Government plotted to kill ANC leader

Wednesday, September 11, 1991

By Norm Dixon

The South African government was involved in a plot to assassinate a leader of the African National Congress as part of a coup in the "independent" Transkei bantustan. The target was Chris Hani, a senior member of the ANC's national leadership and Umkhonto we Sizwe (MK) chief of staff.

The progressive weekly New Nation on August 15 published a leaked 12-page memorandum to the government of F.W. de Klerk which discussed options for overthrowing the government of the Transkei. The Transkei ruler, Major-General Bantu Holomisa, has expressed support for the goals of the liberation movement and provided sanctuary to members of the ANC and Umkhonto we Sizwe, the ANC's armed wing.

The memorandum, from conspirators within the Transkei administration (the "Transkei Group"), suggests that the South African Defence Force (SADF) blockade Transkei military bases to support a coup.

New Nation says the message proposed a coup d'etat "led either by us with RSA [Republic of South Africa] backing or by the Transkei police with connivance of the RSA". It added that guerilla war was also a "viable option" but added that it would require "manpower, hardware and financial resources".

New Nation reported evidence that an abortive coup against the Transkei regime last November was backed by the South African authorities. Transkei police were told by one of those involved, Vulindlela Mbotoli, that a sum of 50,000 rands for the purchase of weapons was channelled through a known South African agent to the plotters.

Mbotoli is a director of a company that was found to be linked with the South African security forces by an inquiry into SADF-operated death squads.

Mbotoli said he had also met twice with Inkatha officials to discuss the plot. The first time, in 1989, was with Chief Mangosuthu Gatsha Buthelezi, and the second, just prior to the coup attempt, with a cabinet minister of the Inkatha-ruled KwaZulu bantustan. He reported that the Inkatha leaders "expressed concern to have in the Transkei a government which would make it easier for them to launch Inkatha there".

Mbotoli also met with the pro-Pretoria ruler of the Ciskei bantustan, Brigadier Oupa Gqozo, who introduced him to Ciskei intelligence officer Nkosekaya Gobingca, now also under arrest in

the Transkei.

The scandal deepened further on August 22, when New Nation reported that the SADF was implicated in a plan to assassinate Bantu Holomisa and Chris Hani, a resident of the Transkei.

The assassinations had been scheduled for April 25. The planning again involved the Ciskei regime. Meetings were held between SADF officers and Oupa Gqozo. Meetings also took place at the home of a Ciskei representative for the South African Broadcasting Corporation.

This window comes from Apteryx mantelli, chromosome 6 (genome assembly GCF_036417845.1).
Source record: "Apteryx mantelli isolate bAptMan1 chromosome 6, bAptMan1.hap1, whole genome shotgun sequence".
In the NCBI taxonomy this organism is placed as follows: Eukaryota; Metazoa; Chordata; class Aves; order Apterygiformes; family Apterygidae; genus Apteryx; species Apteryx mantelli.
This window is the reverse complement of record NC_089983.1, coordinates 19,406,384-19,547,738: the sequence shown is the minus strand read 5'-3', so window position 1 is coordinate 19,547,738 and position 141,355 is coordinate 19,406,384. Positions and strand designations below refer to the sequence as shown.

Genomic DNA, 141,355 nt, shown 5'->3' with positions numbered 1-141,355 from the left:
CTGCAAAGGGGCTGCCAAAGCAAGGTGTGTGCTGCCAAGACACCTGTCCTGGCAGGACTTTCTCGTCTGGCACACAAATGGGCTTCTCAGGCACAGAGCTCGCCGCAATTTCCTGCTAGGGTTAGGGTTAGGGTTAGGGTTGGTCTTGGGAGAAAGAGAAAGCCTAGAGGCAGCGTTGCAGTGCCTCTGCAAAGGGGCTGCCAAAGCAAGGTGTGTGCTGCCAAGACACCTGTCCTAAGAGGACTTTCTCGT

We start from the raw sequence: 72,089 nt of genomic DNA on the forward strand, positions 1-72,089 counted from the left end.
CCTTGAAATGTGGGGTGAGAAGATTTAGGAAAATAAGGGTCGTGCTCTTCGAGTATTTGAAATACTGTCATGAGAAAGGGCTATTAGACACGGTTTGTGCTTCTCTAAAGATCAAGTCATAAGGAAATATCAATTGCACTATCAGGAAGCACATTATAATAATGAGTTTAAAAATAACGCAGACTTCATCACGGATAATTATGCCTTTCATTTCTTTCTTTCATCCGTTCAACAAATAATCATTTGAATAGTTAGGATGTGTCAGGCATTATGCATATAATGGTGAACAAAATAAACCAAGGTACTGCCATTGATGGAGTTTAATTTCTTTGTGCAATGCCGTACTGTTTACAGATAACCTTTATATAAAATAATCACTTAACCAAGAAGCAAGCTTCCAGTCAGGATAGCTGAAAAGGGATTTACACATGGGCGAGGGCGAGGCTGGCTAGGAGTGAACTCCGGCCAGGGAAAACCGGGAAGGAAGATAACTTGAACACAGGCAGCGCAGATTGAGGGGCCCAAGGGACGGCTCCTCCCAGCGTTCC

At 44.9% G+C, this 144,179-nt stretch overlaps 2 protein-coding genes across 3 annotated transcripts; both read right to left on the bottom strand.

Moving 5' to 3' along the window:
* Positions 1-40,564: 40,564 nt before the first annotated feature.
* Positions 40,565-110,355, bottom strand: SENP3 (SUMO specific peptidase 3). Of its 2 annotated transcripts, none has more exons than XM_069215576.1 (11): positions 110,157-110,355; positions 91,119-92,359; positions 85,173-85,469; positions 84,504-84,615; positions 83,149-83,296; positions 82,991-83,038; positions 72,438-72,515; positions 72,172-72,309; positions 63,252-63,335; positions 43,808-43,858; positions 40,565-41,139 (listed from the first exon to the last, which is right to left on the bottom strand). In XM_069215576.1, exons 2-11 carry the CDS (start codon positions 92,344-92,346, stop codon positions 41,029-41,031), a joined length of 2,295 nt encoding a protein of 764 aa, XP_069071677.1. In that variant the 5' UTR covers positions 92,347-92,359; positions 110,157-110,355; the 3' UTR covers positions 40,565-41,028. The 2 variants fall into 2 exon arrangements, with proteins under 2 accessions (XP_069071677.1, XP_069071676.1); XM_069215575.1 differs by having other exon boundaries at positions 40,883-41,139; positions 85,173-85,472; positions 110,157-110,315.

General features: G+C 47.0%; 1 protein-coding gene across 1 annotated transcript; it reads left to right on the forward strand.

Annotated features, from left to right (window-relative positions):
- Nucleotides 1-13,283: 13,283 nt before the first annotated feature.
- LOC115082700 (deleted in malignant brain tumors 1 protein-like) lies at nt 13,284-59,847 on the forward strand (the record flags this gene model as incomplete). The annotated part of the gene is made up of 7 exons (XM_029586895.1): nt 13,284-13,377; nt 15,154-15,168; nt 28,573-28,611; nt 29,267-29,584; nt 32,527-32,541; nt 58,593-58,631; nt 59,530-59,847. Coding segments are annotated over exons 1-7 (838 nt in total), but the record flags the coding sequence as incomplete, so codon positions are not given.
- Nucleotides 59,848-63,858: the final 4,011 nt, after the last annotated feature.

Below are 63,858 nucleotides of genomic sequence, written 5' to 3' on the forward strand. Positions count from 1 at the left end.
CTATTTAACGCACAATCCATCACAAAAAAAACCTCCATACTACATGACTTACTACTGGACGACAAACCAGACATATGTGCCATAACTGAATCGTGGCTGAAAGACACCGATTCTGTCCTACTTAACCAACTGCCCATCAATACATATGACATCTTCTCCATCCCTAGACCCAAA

The killings were to have been carried out by members of the Transkei Group, and the SADF was then to move in, in response to a request for assistance to "maintain law and order", and search for MK bases. The coup and military occupation would coincide with a disinformation campaign claiming that MK guerillas planned armed attacks on civilians to disrupt talks between the ANC and the South African government.

Mbotoli was to succeed Holomisa, and his accomplice, Gobingca, would also be part of the new regime. This regime would then move to merge the Ciskei and Transkei bantustans.

The April plot came unstuck when Transkei security officials arrested Mbotoli for his involvement in the November plot.

In late August, the South African police admitted they knew of the planned military takeover of the Transkei and the plot to kill Holomisa and Hani. The South African foreign affairs department also admitted knowledge of the plan for a coup. Police spokesperson Craig Kotze said that a Warrant Officer Jordaan was instructed to warn Nkosekaya Gobingca not to go ahead with the plans.

New Nation responded to the admissions by posing a number of important questions to President de Klerk:

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  • Were the Transkei authorities warned that a coup was possibly being planned against the Holomisa government?

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  • Why was Holomisa not told about plans for his assassination?

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  • Why was the ANC, which was at the time engaged in talks with the government, not told of plans to assassinate Chris Hani, one of its National Executive Committee members?

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  • Why was Gobingca, with whom the South African police were in contact, not arrested and questioned about rumours of a coup?"
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